State of Louisiana v. Marcelino Bruno Lara (Affirmed, as Amended)

Annotate this Case
Download PDF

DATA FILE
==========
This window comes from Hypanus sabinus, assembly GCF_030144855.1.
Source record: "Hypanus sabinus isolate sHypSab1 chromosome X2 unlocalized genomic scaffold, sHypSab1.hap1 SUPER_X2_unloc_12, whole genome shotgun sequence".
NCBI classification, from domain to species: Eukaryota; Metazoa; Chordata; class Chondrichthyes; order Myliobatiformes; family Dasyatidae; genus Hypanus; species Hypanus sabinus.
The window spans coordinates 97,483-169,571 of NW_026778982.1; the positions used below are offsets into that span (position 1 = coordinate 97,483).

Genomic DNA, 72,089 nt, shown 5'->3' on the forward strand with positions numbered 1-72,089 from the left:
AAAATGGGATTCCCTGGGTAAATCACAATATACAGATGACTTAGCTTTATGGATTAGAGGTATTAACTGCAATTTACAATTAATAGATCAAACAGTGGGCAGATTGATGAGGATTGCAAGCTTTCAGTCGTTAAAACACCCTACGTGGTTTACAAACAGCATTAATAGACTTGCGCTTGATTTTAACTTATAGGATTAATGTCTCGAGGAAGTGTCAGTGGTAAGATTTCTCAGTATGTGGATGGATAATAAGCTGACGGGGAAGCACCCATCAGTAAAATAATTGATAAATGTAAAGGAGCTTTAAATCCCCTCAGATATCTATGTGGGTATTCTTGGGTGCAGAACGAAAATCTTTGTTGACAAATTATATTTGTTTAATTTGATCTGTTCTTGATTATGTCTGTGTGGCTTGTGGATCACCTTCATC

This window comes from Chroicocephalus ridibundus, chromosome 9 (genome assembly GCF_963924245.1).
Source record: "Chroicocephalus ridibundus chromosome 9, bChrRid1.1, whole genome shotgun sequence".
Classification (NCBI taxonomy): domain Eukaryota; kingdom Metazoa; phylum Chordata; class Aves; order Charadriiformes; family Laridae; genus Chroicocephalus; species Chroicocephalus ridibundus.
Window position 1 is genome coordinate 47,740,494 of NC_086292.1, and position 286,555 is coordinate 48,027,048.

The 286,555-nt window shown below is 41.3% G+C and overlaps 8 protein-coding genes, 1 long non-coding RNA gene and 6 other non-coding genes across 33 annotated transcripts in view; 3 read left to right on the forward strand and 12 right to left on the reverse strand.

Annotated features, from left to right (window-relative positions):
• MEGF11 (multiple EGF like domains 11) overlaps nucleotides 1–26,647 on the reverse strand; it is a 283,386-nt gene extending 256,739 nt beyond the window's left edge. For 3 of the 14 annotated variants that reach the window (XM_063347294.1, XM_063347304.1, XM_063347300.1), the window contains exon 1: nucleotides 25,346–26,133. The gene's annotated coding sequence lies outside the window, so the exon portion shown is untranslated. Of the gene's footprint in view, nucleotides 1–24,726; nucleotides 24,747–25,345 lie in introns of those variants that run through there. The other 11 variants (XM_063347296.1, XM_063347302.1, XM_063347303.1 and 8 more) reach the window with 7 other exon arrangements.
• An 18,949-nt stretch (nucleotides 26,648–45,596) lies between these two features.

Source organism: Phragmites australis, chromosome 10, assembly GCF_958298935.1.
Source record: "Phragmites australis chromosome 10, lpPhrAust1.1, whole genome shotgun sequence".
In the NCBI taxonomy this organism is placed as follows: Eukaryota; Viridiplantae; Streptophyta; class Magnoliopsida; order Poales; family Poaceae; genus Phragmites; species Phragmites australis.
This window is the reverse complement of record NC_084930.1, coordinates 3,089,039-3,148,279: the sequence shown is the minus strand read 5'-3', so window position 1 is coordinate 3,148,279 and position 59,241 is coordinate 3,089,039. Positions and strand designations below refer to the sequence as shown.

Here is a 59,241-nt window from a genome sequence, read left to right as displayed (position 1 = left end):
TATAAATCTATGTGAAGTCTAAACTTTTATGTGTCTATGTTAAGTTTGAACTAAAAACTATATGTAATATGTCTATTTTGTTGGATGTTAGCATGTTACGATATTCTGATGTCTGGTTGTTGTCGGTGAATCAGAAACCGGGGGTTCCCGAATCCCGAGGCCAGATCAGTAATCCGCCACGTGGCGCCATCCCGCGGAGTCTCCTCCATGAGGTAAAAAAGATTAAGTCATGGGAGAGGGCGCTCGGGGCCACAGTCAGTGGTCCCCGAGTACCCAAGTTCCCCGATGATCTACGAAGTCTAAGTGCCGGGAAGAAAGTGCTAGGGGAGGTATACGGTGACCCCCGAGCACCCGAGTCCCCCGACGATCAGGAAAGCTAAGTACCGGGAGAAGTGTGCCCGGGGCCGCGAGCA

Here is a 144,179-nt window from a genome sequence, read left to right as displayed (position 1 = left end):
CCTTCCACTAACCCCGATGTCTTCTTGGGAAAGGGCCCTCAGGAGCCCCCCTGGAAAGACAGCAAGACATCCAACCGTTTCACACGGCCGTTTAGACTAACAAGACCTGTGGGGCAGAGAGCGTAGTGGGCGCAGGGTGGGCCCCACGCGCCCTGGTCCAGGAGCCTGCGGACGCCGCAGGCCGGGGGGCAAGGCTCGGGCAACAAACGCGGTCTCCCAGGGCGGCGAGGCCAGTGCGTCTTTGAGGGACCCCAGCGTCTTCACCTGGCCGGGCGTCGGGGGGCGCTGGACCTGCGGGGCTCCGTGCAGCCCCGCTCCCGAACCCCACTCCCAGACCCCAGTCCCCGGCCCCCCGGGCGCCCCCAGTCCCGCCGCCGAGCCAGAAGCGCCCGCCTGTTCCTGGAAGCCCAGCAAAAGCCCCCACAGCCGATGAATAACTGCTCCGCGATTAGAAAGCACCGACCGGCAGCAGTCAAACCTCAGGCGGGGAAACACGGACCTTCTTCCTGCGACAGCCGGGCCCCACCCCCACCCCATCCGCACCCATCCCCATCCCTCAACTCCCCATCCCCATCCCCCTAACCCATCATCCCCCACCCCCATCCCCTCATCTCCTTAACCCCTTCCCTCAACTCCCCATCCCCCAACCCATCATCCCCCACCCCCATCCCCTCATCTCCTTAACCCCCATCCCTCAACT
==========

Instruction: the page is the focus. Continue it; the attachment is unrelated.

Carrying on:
Judgment rendered November 2, 2011. Application for rehearing may be filed within the delay allowed by Art. 922, La. C.Cr.P. No. 46,639-KA COURT OF APPEAL SECOND CIRCUIT STATE OF LOUISIANA ***** STATE OF LOUISIANA Appellee versus MARCELINO BRUNO LARA Appellant ***** Appealed from the Fourth Judicial District Court for the Parish of Ouachita, Louisiana Trial Court No. 10F0482 Honorable C. Wendell Manning, Judge ***** MARCELINO BRUNO LARA Pro Se PEGGY J. SULLIVAN Louisiana Appellate Project Counsel for Appellant JERRY L. JONES District Attorney Counsel for Appellee BRANDON B. BROWN Assistant District Attorney ***** Before PEATROSS, DREW and LOLLEY, JJ. LOLLEY, J. This criminal appeal arises from the Fourth Judicial District Court, Parish of Ouachita, State of Louisiana. The defendant, Marcelino Bruno Lara, was convicted by a jury of possession of marijuana, more than 60 pounds, but less than 2,000 pounds, in violation of La. R.S. 40:966(F). He was subsequently sentenced to 27 years imprisonment at hard labor, with credit for time served, and a fine of $60,000.00. In default of payment, the trial court ordered Lara serve an additional two years imprisonment, consecutive with the underlying sentence. Lara appeals his conviction and sentence. For the following reasons, we affirm his conviction and sentence, and vacate that portion of Lara s sentence imposing default imprisonment for failure to pay his fine. FACTS After being stopped for a traffic violation on I-20 in Ouachita Parish, Louisiana, and consenting to a search of his vehicle, Lara was arrested on March 17, 2010, and subsequently charged by bill of information with one count of possession of marijuana, more than 60 pounds but less than 2,000 pounds, in violation of La. R.S. 40:966(F). At some point in the proceedings, Lara moved to suppress his prior statements to law enforcement officers and all evidence seized during a search of his vehicle as violations of the Fourth and Fifth Amendments. Specifically, he argued that the initial stop for a traffic violation was unlawful and the evidence was seized in violation of his constitutional rights, because his consent was not given freely, voluntarily and knowingly. Following a hearing on Lara s motion to suppress, the trial court denied his motion, concluding that the state had met its burden to show consent was freely and voluntarily given. Just before the jury trial commenced, the state brought a Free and Voluntary hearing on Lara s statements to law enforcement after arrest. The trial court found that the state met its burden of proving that Lara s admissions and statements were voluntarily, knowingly, and intelligently rendered, and the jury trial began. After the state rested, Lara moved for an acquittal on grounds that the state failed to prove the material seized was actually marijuana and that the tests used to identify the material were unreliable. The trial court denied the motion, stating that such determinations were to be made by the fact finder. Lara presented no evidence, and the trial proceeded to closing arguments. Lara was convicted as charged and was sentenced to 27 years hard labor, with credit for time served, and a fine of $60,000.00. In default of payment, the trial court ordered Lara to serve an additional two years consecutive with the other sentence. Following Lara s motions to reconsider sentence as excessive and post verdict judgment of acquittal, both of which were denied, this appeal ensued. DISCUSSION Sufficiency of the Evidence In Lara s first assignment of error, he argues that the evidence at trial was insufficient to convict him of possession of more than 60 but less than 2,000 pounds of marijuana. Specifically, he argues that only a small sample from the edge of each seized bundle was tested, so any test results would be 2 conclusive only as to the sample from the outer edge, not the composition of the entire bundle. Since tests were made only on that small sample and not on any other outer area or the interior of the bundle, Lara maintains that the state failed to prove beyond a reasonable doubt that both bundles consisted entirely of marijuana. Therefore, according to Lara, the state failed to prove an essential element of the crime charged that he was in possession of more than 60 pounds of marijuana. We disagree. Under Jackson v. Virginia, 443 U.S. 307, 99 S. Ct. 2781, 61 L. Ed 2d 560 (1979), evidence is sufficient when a rational trier of fact, viewing the evidence in a light most favorable to the prosecution, finds the essential elements of the crime were proven beyond a reasonable doubt. Review of sufficiency of the evidence does not extend to credibility determinations made by the trier of fact. State v. Williams, 448 So. 2d 753 (La. App. 2d Cir. 1984). Appellate courts do not assess credibility or re-weigh evidence. State v. Macon, 2006-481(La. 06/01/07) 957 So. 2d 1280; State v. Hill, 42,025 (La. App. 2d Cir. 05/09/2007), 956 So. 2d. 758, writ denied, 2007-1209 (La. 12/14/07), 970 So. 2d 529. Lara was charged with La. R.S. 40:966(F), which applies when a person knowingly or intentionally possesses at least 60 pounds, but less than 2,000 pounds of marijuana. Where random samples of individual units, all similar, test positive for the drug charged, and the total weight of all the units fall within the range specified by the statute, courts have found that a rational trier of fact could conclude beyond a reasonable doubt that the 3 substance of all the units was the same as the samples. State v. Riley, 587 So. 2d 130 (La. App. 2d Cir. 1991). In State v. Williams, 471 So. 2d 255 (La. App. 1st Cir. 1985), writ denied, 475 So. 2d 1102 (La. 1985), the First Circuit found that the defendant s conviction for possession of marijuana under La. R.S. 14:966 was based on sufficient evidence, as the samples tested were sufficient to determine that the substance seized was marijuana. The court noted that defendant did not present testimony or evidence to indicate that not all the contraband seized was marijuana. Id. In State v. Ballom, 562 So. 2d 1073 (La. App. 4th Cir. 1990), writ denied, 575 So. 2d 386 (La. 1991), the Fourth Circuit Court of Appeal rejected the defendant s argument of insufficient evidence based on the sampling procedure used to test the drugs found in his possession. The court noted that the criminologist testified that the procedure was department policy, and that the defense had stipulated that the criminologist was an expert in drug analysis and had cross-examined the expert on his procedures. Id. Furthermore, the court found that the testing of a random sample of the drug seized was reasonable and reliable, and thus met the reasonable doubt standard of Jackson. Id. In State v. Lofton, 528 So. 2d 188 (La. App. 3d Cir. 1988), writ denied, 532 So. 2d 149 (La. 1988), the Third Circuit Court of Appeal found that random sampling of a large amount of contraband was permissible and rejected the defendant s argument that untested portions should not have been admitted, because they were not proven to be marijuana. The portion 4 of the evidence not tested goes to the weight of the evidence rather than its admissibility. Id. Here, Lara was found with two bundles, similar in appearance and odor, that together weighed a total of 111 pounds. Sample tests from each bundle both tested positive for marijuana. Lara accepted the state s witness, who performed the test and testified regarding the procedures used, as an expert in this type of analysis. Lara did not present any expert to rebut such finding, nor did he present any evidence to suggest that the bundles seized were comprised of something other than marijuana. From the evidence presented, a rational trier of fact could conclude beyond a reasonable doubt, that the two bundles found in Lara s possession were completely composed of marijuana. Accordingly, the evidence was sufficient to convict Lara on possession of marijuana, more than 60 pounds but less than 2,000 pounds. This assignment of error is without merit. Motion to Suppress In his second assignment, Lara maintains that the trial court erred in denying his motion to suppress the evidence seized as a result of his detention and the following warrantless and unreasonable search. In support, Lara argues that the motion to suppress the seized material and his statements should have been granted because they were obtained without a search warrant and without valid consent. Lara claims his consent was involuntary because he was not free to go and was in custody at the time; therefore, he was entitled to a reading of his rights pursuant to Miranda v. Arizona, 384 U.S. 436, 86 S. Ct. 1602, 16 L. Ed. 2d 694 (1966). Further, 5 Lara claims that the state failed to meet its burden to prove that consent was voluntary and free because the police officer failed to: read him his rights prior to asking for consent; advise him that he did not have to give consent; and obtain a waiver. Since the consent was not free and voluntary, Lara maintains, the search and seizure was invalid and any evidence seized is inadmissible and should have been suppressed. We disagree. At the hearing on Lara s motion to suppress, Master Sergeant Stan Felts, of the Ouachita Parish Sheriff s Office patrol division, testified that on March 17, 2010, he stopped Lara after observing him cross the fog line twice as he completed the curve of the exit ramp from I-20 onto Camp Road. Sergeant Felts testified that both the vehicle s left and right wheels crossed the fog line at two different times, a traffic violation of improper lane usage. Sergeant Felts testified that after obtaining Lara s criminal history, he approached the vehicle and asked for Lara s license and registration. He said Lara was suspiciously nervous, had labored breathing and trembling hands and refused to make eye contact with him. The officer also testified to smelling a strong odor of garlic, pickles, cologne, fabric softener, and another unknown chemical smell. Sergeant Felts testified he was suspicious of possible criminal activity because of his experience that masking odors are often used to conceal drugs, but that he did not yet have probable cause to obtain a warrant. Sergeant Felts said he asked Lara for consent to search his vehicle and Lara consented. He was joined by Officer David Crain in the search, which revealed an unusually heavy speaker box in the rear of the vehicle. After drilling into the speaker, the officers 6 discovered two bundles of what they believed to be marijuana. Lara was then arrested and read his Miranda rights. Every person s rights against unreasonable search and seizure are guaranteed by the Fourth Amendment of the United States Constitution and the 1974 Louisiana Constitution. Any search and seizure without a warrant based on probable cause is considered unreasonable unless justified by an exception to the warrant rule. State v. Thompson, 2002-0333 (La. 04/09/03), 842 So. 2d 330; State v. Ledford, 40,318 (La. App. 2d Cir. 10/28/05), 914 So. 2d 1168. The state has the burden to prove that any search and seizure conducted without a warrant was valid under one of the exceptions to the search warrant requirement. La. C. Cr. P. art. 703(D); State v. Johnson, 32,384 (La. App. 2d Cir. 09/22/99), 748 So. 2d 31. Warrantless searches conducted pursuant to valid consent are allowed pursuant to both the federal and state constitutions. State v. Bostic, 26,000 (La. App. 2d Cir. 05/04/94), 637 So. 2d 591, writ denied, 1994-1476 (La. 10/14/94), 643 So. 2d 159. The state has the burden to prove consent was given freely and voluntarily. State v. Banks, 43,710 (La. App. 2d Cir. 12/03/08), 999 So. 2d 808, writ denied, 2009-0151 (La. 10/16/09), 19 So. 3d 471. Consent is valid when it is freely and voluntarily given by a person who possesses common authority or other sufficient relationship to the premises or effects sought to be inspected. United States. v. Matlock, 415 U.S. 164, 94 S. Ct. 988, 39 L. Ed. 2d 242 (1974); State v. Bodley, 394 So. 7 2d 584, 588 (La. 1981); State v. Shumaker, 40,275 (La. App. 2d Cir. 10/28/05), 914 So. 2d 1156. The officer does not need any degree of reasonable suspicion, as opposed to intuition or hunch, to ask for and receive consent to search a vehicle. State v. Strange, 2004-0273 (La. 05/14/04), 876 So. 2d 39. In State v. Thompson, 543 So. 2d 1077 (La. App. 2d Cir. 1989), writ denied, 551 So. 2d 1335 (La. 1989), the court found that defendant s nervous behavior and the smell of air freshener were enough to give the detaining officer reasonable suspicion that the truck contained contraband in the taped boxes in the truck bed and grounds to ask for consent to search, despite no smell of marijuana. Oral consent to search is valid. State v. Banks, supra. Notice of the right to refuse a search is a consideration, but is not required for consent to be found voluntary. Id. Consent to search is a non-communicative, non-testimonial statement falling completely outside the Fifth Amendment and therefore outside of the Miranda protections. State v. Palmer, 2009-0044 (La. 07/01/09), 14 So. 3d 304. Failure to read Miranda does not negate voluntary consent to search. Id. Persons detained pursuant to traffic stops are not in custody and therefore typically no reading of the person s Miranda rights is required. Berkemer v. McCarty, 468 U.S. 420, 104 S. Ct. 3138, 82 L. Ed. 2d 317 (1984). Finally, valid consent is a factual question, and the trial court s determination is given great weight. State v. Banks, supra; State v. Crews, 28,153 (La. App. 2d Cir. 05/08/96), 674 So. 2d 1082. 8 Here, Lara was detained pursuant to a lawful stop for a traffic offense and was not in custody. As he was merely detained, and not in custody at the time, he was not yet entitled to a reading of Miranda prior to the officer obtaining his consent, and so the consent is not negated by the failure to read Miranda rights or obtain a waiver. Furthermore, as noted above, Lara s consent to search his vehicle does not fall within the protections of the Fifth Amendment and so does not require the reading of Miranda rights in order to be voluntary and valid. In this case, the officer had reasonable suspicion of possible criminal activity and did not violate Lara s rights in asking for consent to search Lara s vehicle, given that: Lara exhibited an extremely nervous demeanor; the unusual fact that the car was newly registered in a state different from where Lara resided; the vehicle s insurance was in someone else s name; and there were strong odors known to be used for masking illegal drugs. Further, Lara had authority to grant consent, and the officer was not required to read him his rights, obtain a written waiver, or advise him that he could refuse consent, in order to receive consent to search the vehicle. Under the facts and circumstances, there is no evidence to suggest that the trial court s factual determination that consent was freely and voluntarily given was in error and, accordingly, should not be disturbed upon review. The trial court s decision to deny the motion to suppress the evidence was correct. This assignment is therefore without merit. 9 Sentencing In his third assignment of error, Lara argues that his sentence, 27 years at hard labor and a fine of $60,000.00, was unconstitutionally harsh and excessive. Additionally, the trial court ordered that in default of payment of the fine, Lara was ordered to serve an additional two years imprisonment, consecutive to his hard labor sentence. Under La. R.S. 40:966(F)(1), persons convicted of the subject crime shall be sentenced to serve a term of imprisonment at hard labor of not less than five years, nor more than thirty years, and to pay a fine of not less than fifty thousand dollars nor more than one hundred thousand dollars. Additionally, where the trial court imposes a sentence of a fine with additional imprisonment for default, La. C. Cr. P. art. 884 states that the maximum time for imprisonment for default of payment shall be one year. To determine whether an imposed sentence is excessive, the reviewing court will first examine the record to ascertain if the trial court considered the aggravating and mitigating factors under La. C. Cr. P. art. 894.1 in determining a factual basis for the sentence imposed. State v. Smith, 433 So. 2d 688 (La. 1983); State v. Lathan, 41,855 (La. App. 2d Cir. 02/28/07), 953 So. 2d 890, writ denied, 2007-0805 (La. 03/28/08), 978 So. 2d 297. The court must consider such factors as defendant s personal history, prior criminal record, seriousness of the offense and likelihood of rehabilitation. State v. Jones, 398 So. 2d 1049 (La. 1981); State v. Ates, 43,327 (La. App. 2d Cir. 08/13/08), 989 So. 2d 259, writ denied, 2008-2341 (La. 05/15/09), 8 So. 3d 581. 10 Second, the court will consider whether the sentence is grossly disproportionate to the seriousness of the offense. State v. Smith, 2001-2574 (La. 01/14/03), 839 So. 2d 1; State v. Dorthey, 623 So. 2d 1276 (La. 1993). If the sentence imposed, in light of the harm done to society, shocks the sense of justice, then the sentence imposed is excessive. State v. Weaver, 2001-0467 (La. 01/15/02), 805 So. 2d 166; State v. Robinson, 40,983 (La. App. 2d Cir. 01/24/07), 948 So. 2d 379. The trial judge has wide discretion in imposing sentences within the statutory limits and in consideration of aggravating and mitigating circumstances. Therefore, a reviewing court only considers whether the trial court abused its discretion. State v. Williams, 2003-3514 (La. 12/13/04), 893 So. 2d 7. The sentence of 27 years imprisonment at hard labor falls within the range of five to 30 years imprisonment specified by the statute under which Lara was convicted. The record shows that the trial court considered all aggravating and mitigating factors under La. C. Cr. P. art. 894.1. Lara has a criminal history with a recurring pattern of illegal acts, including a prior felony conviction of a sexual offense, unemployment, and alcohol and drug addictions. Here, he accepted money to transport the illegal drugs, an aggravating factor under La. C. Cr. P. art. 894.1(B). Given the large amount of marijuana, its street value, and its potential harm to society, there was an adequate factual basis for the sentence imposed and the sentence does not shock the sense of justice. The sentence imposed was not unconstitutionally harsh or excessive. 11 Error Patent Review As part of his imposed sentence, Lara was fined $60,000.00, and in default of payment of that fine, the judge ordered that Lara serve an additional two years time, consecutive to the underlying sentence. Our error patent review reveals that Lara s sentence is illegal. First, we note that the additional two years imprisonment imposed for default of payment of the fine is a violation of La. C. Cr. P. art. 884, which limits additional time imposed to one year. Therefore, the additional time imposed for default of payment could not have been two years. However, for this defendant, the imposition of any jail time contingent on the payment of the fine and court costs was error. An indigent person may not be incarcerated because he is unable to pay a fine which is part of his sentence. State v. Tillman, 43,569 (La. App. 2d Cir. 10/22/08), 997 So. 2d 144, writ denied, 2008-2836 (La. 09/25/09), 18 So. 3d 85. A defendant s indigence in such a situation may be discerned from the record. State v. Williams, 484 So. 2d 662 (La. 1986); State v. Tillman, supra. The record shows that the Lara is indigent. He was represented at trial and on appeal by the indigent defender s office. Therefore, the portion of the sentence imposing jail time in default of payment of the fine and costs should be vacated. We note an additional error patent in that Lara s motion for post verdict judgment of acquittal was not ruled upon until after his sentence was imposed, albeit on the same day, in contradiction of La. C. Cr. P. arts. 821 12 and 873. Louisiana C. Cr. P. art. 821 requires that a post verdict judgment of acquittal be moved on and disposed of prior to sentencing, and La. C. Cr. P. art. 873 requires that a minimum three days lapse between conviction and sentence, unless the defendant gives an express waiver or pleads guilty. However, in State v. Wilson, 469 So. 2d 1087 (La. App. 2d Cir. 1985), writ denied, 475 So. 2d 778 (La. 1985), this Court held that the trial court s failure to wait 24 hours after the denial of a post verdict judgment of acquittal before imposing sentence constituted harmless error, as the defendant did not argue that he was prejudiced by the error. Accordingly, we conclude that this error was harmless. Conclusion For the foregoing reasons, the conviction of Marcelino Bruno Lara is affirmed. As to Lara s sentence, it is amended to vacate that portion imposing jail time in default of payment of the fine and costs, and as amended, the sentence is affirmed. AFFIRMED, AS AMENDED. 13